Stroke Rehabilitation and Neurologic Music Therapy (NMT)
Music Enabled Movement in Limbs Paralyzed by Strokes
The Hearing Before The Special Committee on Aging United States Senate August 1, 1991 contains testimonies from doctors and scientists about stroke survivors who were paralyzed in a leg and unable to move or walk, but could tap their foot when listening to music. Other stroke victims who were paralyzed in their arm could not move their arm, but were able to play the piano. In fact, doctors were able to use music to heal them so that the woman with the paralyzed leg was able to walk again and the man with the paralyzed arm, who was a musician, was able to go back to work.
There were also testimonies from the prominent neurologist, the late Dr. Oliver Sacks, that Parkinson’s and Alzheimer’s patients who could not talk, burst out singing when listening to music. Thus, came about the development of Neurologic Music Therapy (NMT), which primarily treats people suffering from neurological disorders, strokes, trauma and brain injuries from work, automobile and sports’ accidents, Parkinson’s disease, Huntington’s disease and more.
Conventional Music Therapy
Conventional Music Therapy has made its way into many recreational and social activities for seniors in residential rehabilitation facilities. Music Therapy has been recognized for its non-pharmacological ability to evoke emotional feelings that can awaken lost memories, to help against depression, to prevent cognitive decline in seniors suffering from dementia and Alzheimer’s and to make for better communication between patients and their caregivers and families.
NMT uses Techniques Developed by Neuroscience
Neurologic music therapy, however, uses special NMT techniques developed by neuroscience that use music to speed up recovery and healing of brain-injured people and help the neurologically disabled regain speech, motor abilities and cognitive function. Studies in neuroscience explored how music can involve the brain in order to make changes in other non-musical parts of the brain to treat various disorders. Neurologic music therapy uses music to retrain the brain to function in areas like cognitive function, speech and motor disabilities that have been damaged by strokes or other neurological traumas and disease. Neuroscience researchers discovered that music affects many different parts of the brain and thus could be used to restore neurological functioning in people crippled physically and mentally by strokes and other neurological diseases.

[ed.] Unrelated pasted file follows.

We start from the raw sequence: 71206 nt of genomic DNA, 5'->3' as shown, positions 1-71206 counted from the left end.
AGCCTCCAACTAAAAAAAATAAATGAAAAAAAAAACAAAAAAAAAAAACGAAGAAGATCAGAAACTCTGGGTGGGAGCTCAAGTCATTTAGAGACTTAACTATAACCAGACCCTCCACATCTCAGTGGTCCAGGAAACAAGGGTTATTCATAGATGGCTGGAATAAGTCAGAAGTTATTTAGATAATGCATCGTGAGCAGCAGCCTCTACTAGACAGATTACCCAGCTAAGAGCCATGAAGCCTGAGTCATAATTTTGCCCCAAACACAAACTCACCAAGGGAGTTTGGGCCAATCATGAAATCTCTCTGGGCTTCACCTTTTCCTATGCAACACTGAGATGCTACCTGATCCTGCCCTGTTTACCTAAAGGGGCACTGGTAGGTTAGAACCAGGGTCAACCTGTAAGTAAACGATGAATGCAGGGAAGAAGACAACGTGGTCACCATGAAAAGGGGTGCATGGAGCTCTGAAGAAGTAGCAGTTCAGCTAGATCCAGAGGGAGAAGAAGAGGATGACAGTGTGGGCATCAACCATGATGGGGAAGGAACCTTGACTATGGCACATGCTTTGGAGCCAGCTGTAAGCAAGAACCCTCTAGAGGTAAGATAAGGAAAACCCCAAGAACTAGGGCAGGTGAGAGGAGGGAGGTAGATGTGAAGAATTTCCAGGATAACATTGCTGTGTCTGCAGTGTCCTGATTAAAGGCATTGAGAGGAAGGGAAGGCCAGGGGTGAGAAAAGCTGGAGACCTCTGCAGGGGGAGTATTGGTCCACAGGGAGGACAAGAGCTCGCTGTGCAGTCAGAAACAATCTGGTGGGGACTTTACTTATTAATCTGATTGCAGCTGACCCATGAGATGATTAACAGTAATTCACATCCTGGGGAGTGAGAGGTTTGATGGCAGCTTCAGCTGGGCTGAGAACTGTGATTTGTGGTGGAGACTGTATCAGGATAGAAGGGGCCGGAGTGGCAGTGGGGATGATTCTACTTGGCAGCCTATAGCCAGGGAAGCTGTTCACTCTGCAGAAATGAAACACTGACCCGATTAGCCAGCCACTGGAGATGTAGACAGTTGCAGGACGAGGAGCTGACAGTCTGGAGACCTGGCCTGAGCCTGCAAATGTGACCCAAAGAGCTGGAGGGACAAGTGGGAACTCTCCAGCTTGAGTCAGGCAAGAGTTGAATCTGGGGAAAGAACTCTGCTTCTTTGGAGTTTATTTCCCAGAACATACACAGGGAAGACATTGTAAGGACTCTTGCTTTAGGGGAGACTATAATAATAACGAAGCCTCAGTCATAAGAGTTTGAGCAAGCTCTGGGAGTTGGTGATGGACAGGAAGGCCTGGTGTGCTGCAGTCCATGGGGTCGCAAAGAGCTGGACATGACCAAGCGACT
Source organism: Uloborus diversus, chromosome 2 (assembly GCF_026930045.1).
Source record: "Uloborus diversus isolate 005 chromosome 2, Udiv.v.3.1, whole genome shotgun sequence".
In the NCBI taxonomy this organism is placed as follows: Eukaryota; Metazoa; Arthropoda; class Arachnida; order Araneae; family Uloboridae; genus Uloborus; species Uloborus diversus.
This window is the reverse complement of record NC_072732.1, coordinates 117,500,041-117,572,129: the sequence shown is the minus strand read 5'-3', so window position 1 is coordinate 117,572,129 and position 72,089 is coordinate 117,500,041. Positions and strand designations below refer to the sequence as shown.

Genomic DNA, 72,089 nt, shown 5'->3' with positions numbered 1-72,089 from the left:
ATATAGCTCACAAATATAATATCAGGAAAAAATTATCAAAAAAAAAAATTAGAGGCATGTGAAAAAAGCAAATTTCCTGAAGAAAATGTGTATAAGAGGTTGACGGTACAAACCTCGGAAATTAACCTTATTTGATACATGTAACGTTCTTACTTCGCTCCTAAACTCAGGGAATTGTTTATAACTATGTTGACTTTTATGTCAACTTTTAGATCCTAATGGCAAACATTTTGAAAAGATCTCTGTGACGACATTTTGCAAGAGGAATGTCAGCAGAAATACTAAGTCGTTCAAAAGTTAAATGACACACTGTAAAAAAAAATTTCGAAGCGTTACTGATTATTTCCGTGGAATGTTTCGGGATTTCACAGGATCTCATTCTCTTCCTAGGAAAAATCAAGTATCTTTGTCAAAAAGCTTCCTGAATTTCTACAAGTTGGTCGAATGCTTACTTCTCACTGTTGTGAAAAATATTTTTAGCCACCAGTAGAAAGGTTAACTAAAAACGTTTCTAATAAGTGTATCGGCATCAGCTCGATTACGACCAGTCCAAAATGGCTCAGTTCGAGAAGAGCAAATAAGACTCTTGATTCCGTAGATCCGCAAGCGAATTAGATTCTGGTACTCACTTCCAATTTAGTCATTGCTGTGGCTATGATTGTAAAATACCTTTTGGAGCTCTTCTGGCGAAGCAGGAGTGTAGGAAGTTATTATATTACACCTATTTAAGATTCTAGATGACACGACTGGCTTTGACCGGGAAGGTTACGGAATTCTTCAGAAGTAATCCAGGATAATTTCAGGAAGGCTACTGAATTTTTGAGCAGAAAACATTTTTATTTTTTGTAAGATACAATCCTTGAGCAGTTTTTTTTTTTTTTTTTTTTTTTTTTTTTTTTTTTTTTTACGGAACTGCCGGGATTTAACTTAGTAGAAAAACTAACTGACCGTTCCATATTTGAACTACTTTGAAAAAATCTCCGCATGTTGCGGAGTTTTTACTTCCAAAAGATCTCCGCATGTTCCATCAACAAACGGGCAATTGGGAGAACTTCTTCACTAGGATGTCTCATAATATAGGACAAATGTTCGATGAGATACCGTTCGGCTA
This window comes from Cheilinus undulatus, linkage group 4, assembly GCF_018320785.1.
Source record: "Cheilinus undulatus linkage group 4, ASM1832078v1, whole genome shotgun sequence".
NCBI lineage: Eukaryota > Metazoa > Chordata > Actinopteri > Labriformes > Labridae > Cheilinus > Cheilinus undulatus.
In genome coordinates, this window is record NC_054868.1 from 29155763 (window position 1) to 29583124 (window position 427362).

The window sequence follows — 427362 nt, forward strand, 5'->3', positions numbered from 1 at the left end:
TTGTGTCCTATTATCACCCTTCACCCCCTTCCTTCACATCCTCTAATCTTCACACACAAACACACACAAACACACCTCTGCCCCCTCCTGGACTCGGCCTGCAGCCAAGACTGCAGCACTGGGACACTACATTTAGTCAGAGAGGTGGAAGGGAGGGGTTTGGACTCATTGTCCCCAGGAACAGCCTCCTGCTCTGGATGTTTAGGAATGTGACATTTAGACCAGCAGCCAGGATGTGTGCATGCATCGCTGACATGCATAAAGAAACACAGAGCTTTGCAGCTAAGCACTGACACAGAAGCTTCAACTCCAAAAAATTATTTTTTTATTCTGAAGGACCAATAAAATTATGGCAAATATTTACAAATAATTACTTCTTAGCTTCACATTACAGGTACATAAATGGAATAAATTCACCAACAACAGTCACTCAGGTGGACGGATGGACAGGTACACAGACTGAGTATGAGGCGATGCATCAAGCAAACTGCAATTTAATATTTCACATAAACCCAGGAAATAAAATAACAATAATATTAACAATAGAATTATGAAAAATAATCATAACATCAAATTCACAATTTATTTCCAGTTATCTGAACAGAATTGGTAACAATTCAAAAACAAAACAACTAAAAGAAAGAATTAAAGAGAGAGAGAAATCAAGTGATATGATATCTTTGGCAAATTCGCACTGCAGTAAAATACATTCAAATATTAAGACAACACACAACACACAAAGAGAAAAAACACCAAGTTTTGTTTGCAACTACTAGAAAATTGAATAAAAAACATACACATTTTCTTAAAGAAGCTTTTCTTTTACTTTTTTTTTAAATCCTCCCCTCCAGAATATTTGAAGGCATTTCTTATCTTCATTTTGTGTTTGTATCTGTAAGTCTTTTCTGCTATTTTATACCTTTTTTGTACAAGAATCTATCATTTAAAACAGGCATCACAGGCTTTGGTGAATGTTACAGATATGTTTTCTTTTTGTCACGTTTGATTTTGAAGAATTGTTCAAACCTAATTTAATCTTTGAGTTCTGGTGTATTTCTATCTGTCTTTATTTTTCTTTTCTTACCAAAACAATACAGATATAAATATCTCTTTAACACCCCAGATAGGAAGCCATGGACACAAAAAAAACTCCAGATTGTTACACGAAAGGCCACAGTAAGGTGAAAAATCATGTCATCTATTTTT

Singing, for instance, is mainly from the right side of the brain and can help with healing damaged areas on the left side of the brain in order to restore speech and language function. Researchers discovered that while speech and language is mainly a function of the left side of the brain, music has the ability to reach many different parts of the brain. They decided to try to discover how they could get a person to speak again who could only sing along with lyrics from songs, but not speak. In other words, learning words as lyrics in singing could help patients suffering from aphasia (inability to speak or comprehend language) to learn to speak again. In fact some of these neurologically damaged stroke survivors who regain the ability to speak, talk in a kind of sing-song way.
NMT therapists must be specially trained in all the techniques of neurologic music therapy and be able to work with both individuals and groups. Sometimes NMT therapists are part of a team that also includes physical, occupational and speech and language therapists.
Areas of Stroke Rehabilitation in NMT
The areas of stroke rehabilitation in NMT are described in detail in a journal article by Dr. Michael H. Thaut and Gerald C. McIntosh published in June, 2014.
Research has shown that responding and listening to rhythm called rhythmic auditory stimulation (RAS) can make improvements in motor function that can enable the restoration of movement in patients with stroke, like improving gait.
Two NMT techniques are aimed specifically for the arms.
Speech and Language Rehabilitation
Melodic Intonation Therapy” (MIT) is the process of using singing to treat patients suffering from aphasia. MIT is the most commonly utilized speech/language therapy technique used in stroke rehabilitation.
Musical neglect training (MNT) addresses hemispatial neglect, which is a kind of brain damage where a person whose vision and eyes are normal, simply cannot see what is on the left side of their visual field. MNT utilizes exercises on musical instruments like drums that are organized in special rhythmic tempos to center attention on the neglected or unattended visual field. A second application technique in MNT is listening to music that can trigger and awaken the right hemisphere of the brain, while participating in special exercises that focus on visual neglect.
Neurologic Music Therapy can help stroke victims and other neurologically impaired people to regain motor, cognitive and speech and language skills. It should be considered to be a part of all stroke rehabilitation therapies.